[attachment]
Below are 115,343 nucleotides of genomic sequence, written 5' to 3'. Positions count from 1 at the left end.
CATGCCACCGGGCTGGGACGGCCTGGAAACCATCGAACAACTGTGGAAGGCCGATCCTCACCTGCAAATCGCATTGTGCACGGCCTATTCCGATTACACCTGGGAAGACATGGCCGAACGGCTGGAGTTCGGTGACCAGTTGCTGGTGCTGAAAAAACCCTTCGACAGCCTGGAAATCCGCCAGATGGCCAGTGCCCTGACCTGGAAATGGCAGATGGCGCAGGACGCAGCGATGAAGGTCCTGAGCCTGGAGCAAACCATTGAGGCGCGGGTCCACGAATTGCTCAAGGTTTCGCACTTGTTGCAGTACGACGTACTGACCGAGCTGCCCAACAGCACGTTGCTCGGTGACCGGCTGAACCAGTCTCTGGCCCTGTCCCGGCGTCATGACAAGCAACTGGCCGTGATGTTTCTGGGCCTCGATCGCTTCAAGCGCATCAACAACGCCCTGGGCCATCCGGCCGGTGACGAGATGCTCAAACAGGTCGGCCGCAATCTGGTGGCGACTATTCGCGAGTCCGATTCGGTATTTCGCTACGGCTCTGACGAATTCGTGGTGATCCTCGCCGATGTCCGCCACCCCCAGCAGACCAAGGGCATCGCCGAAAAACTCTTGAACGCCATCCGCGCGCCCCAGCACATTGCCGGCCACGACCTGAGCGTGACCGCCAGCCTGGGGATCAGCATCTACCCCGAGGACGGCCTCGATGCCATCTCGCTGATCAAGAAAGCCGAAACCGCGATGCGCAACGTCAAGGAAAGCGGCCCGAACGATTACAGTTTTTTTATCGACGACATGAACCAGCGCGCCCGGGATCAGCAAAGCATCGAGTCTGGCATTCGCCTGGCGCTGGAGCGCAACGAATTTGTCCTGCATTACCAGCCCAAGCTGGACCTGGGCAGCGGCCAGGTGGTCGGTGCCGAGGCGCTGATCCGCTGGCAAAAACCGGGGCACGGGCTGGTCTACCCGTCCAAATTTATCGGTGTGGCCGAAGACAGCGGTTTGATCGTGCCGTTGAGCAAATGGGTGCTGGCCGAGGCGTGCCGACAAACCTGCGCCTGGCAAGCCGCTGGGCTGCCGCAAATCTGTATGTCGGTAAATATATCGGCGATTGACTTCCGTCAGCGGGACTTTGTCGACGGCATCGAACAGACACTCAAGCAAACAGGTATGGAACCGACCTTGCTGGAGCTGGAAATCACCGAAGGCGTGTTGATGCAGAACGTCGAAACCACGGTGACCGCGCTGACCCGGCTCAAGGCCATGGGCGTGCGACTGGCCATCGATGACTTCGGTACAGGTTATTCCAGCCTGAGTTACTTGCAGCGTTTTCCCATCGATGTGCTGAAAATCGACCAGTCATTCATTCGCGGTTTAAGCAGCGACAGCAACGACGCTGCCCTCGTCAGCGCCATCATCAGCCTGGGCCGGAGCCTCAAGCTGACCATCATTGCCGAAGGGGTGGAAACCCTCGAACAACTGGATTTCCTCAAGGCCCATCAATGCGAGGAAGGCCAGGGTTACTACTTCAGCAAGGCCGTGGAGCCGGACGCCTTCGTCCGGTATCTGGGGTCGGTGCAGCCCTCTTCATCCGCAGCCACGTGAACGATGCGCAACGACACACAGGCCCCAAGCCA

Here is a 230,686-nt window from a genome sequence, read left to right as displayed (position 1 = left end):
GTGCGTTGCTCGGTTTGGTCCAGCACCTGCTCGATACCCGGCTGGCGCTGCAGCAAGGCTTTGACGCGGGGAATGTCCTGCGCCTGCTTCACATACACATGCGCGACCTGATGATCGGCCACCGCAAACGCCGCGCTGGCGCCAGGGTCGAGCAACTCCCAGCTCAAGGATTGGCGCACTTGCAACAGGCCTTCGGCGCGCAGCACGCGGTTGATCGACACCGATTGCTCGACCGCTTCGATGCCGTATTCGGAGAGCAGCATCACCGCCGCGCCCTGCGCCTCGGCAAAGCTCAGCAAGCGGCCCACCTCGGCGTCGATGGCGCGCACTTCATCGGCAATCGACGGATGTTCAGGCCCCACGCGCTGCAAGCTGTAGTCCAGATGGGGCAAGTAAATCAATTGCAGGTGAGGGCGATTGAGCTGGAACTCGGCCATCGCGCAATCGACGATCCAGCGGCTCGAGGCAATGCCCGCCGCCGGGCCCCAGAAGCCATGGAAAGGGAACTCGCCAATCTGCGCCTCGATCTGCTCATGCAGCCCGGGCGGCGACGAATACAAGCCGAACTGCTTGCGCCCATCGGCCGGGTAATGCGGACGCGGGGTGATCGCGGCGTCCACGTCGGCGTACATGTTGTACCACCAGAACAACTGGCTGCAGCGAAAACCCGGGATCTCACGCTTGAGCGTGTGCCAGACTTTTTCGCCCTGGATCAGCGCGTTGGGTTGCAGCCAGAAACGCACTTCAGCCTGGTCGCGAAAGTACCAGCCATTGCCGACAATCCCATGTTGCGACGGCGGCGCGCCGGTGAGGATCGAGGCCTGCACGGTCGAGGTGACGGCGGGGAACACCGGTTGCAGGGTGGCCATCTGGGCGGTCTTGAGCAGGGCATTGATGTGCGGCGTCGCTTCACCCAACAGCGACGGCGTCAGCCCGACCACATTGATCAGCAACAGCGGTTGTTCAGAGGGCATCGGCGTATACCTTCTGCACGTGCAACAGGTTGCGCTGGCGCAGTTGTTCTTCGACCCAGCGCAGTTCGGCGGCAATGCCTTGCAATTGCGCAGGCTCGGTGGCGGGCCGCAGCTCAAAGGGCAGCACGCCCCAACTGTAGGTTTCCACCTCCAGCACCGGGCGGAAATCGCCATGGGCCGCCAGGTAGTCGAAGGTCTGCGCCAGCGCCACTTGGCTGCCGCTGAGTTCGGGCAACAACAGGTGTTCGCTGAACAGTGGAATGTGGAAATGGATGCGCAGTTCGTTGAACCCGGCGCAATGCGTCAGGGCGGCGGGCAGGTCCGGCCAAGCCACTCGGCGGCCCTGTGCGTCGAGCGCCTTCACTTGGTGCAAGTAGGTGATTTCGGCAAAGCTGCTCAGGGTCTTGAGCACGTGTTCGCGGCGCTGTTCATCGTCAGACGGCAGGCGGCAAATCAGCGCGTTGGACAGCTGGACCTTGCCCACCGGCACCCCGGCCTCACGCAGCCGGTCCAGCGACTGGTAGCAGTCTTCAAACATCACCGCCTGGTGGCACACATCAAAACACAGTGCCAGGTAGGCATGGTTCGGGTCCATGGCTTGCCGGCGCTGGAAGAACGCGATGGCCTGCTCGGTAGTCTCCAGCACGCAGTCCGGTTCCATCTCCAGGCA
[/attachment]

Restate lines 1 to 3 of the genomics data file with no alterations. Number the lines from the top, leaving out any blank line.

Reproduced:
Below are 115,343 nucleotides of genomic sequence, written 5' to 3'. Positions count from 1 at the left end.
CATGCCACCGGGCTGGGACGGCCTGGAAACCATCGAACAACTGTGGAAGGCCGATCCTCACCTGCAAATCGCATTGTGCACGGCCTATTCCGATTACACCTGGGAAGACATGGCCGAACGGCTGGAGTTCGGTGACCAGTTGCTGGTGCTGAAAAAACCCTTCGACAGCCTGGAAATCCGCCAGATGGCCAGTGCCCTGACCTGGAAATGGCAGATGGCGCAGGACGCAGCGATGAAGGTCCTGAGCCTGGAGCAAACCATTGAGGCGCGGGTCCACGAATTGCTCAAGGTTTCGCACTTGTTGCAGTACGACGTACTGACCGAGCTGCCCAACAGCACGTTGCTCGGTGACCGGCTGAACCAGTCTCTGGCCCTGTCCCGGCGTCATGACAAGCAACTGGCCGTGATGTTTCTGGGCCTCGATCGCTTCAAGCGCATCAACAACGCCCTGGGCCATCCGGCCGGTGACGAGATGCTCAAACAGGTCGGCCGCAATCTGGTGGCGACTATTCGCGAGTCCGATTCGGTATTTCGCTACGGCTCTGACGAATTCGTGGTGATCCTCGCCGATGTCCGCCACCCCCAGCAGACCAAGGGCATCGCCGAAAAACTCTTGAACGCCATCCGCGCGCCCCAGCACATTGCCGGCCACGACCTGAGCGTGACCGCCAGCCTGGGGATCAGCATCTACCCCGAGGACGGCCTCGATGCCATCTCGCTGATCAAGAAAGCCGAAACCGCGATGCGCAACGTCAAGGAAAGCGGCCCGAACGATTACAGTTTTTTTATCGACGACATGAACCAGCGCGCCCGGGATCAGCAAAGCATCGAGTCTGGCATTCGCCTGGCGCTGGAGCGCAACGAATTTGTCCTGCATTACCAGCCCAAGCTGGACCTGGGCAGCGGCCAGGTGGTCGGTGCCGAGGCGCTGATCCGCTGGCAAAAACCGGGGCACGGGCTGGTCTACCCGTCCAAATTTATCGGTGTGGCCGAAGACAGCGGTTTGATCGTGCCGTTGAGCAAATGGGTGCTGGCCGAGGCGTGCCGACAAACCTGCGCCTGGCAAGCCGCTGGGCTGCCGCAAATCTGTATGTCGGTAAATATATCGGCGATTGACTTCCGTCAGCGGGACTTTGTCGACGGCATCGAACAGACACTCAAGCAAACAGGTATGGAACCGACCTTGCTGGAGCTGGAAATCACCGAAGGCGTGTTGATGCAGAACGTCGAAACCACGGTGACCGCGCTGACCCGGCTCAAGGCCATGGGCGTGCGACTGGCCATCGATGACTTCGGTACAGGTTATTCCAGCCTGAGTTACTTGCAGCGTTTTCCCATCGATGTGCTGAAAATCGACCAGTCATTCATTCGCGGTTTAAGCAGCGACAGCAACGACGCTGCCCTCGTCAGCGCCATCATCAGCCTGGGCCGGAGCCTCAAGCTGACCATCATTGCCGAAGGGGTGGAAACCCTCGAACAACTGGATTTCCTCAAGGCCCATCAATGCGAGGAAGGCCAGGGTTACTACTTCAGCAAGGCCGTGGAGCCGGACGCCTTCGTCCGGTATCTGGGGTCGGTGCAGCCCTCTTCATCCGCAGCCACGTGAACGATGCGCAACGACACACAGGCCCCAAGCCA

Here is a 230,686-nt window from a genome sequence, read left to right as displayed (position 1 = left end):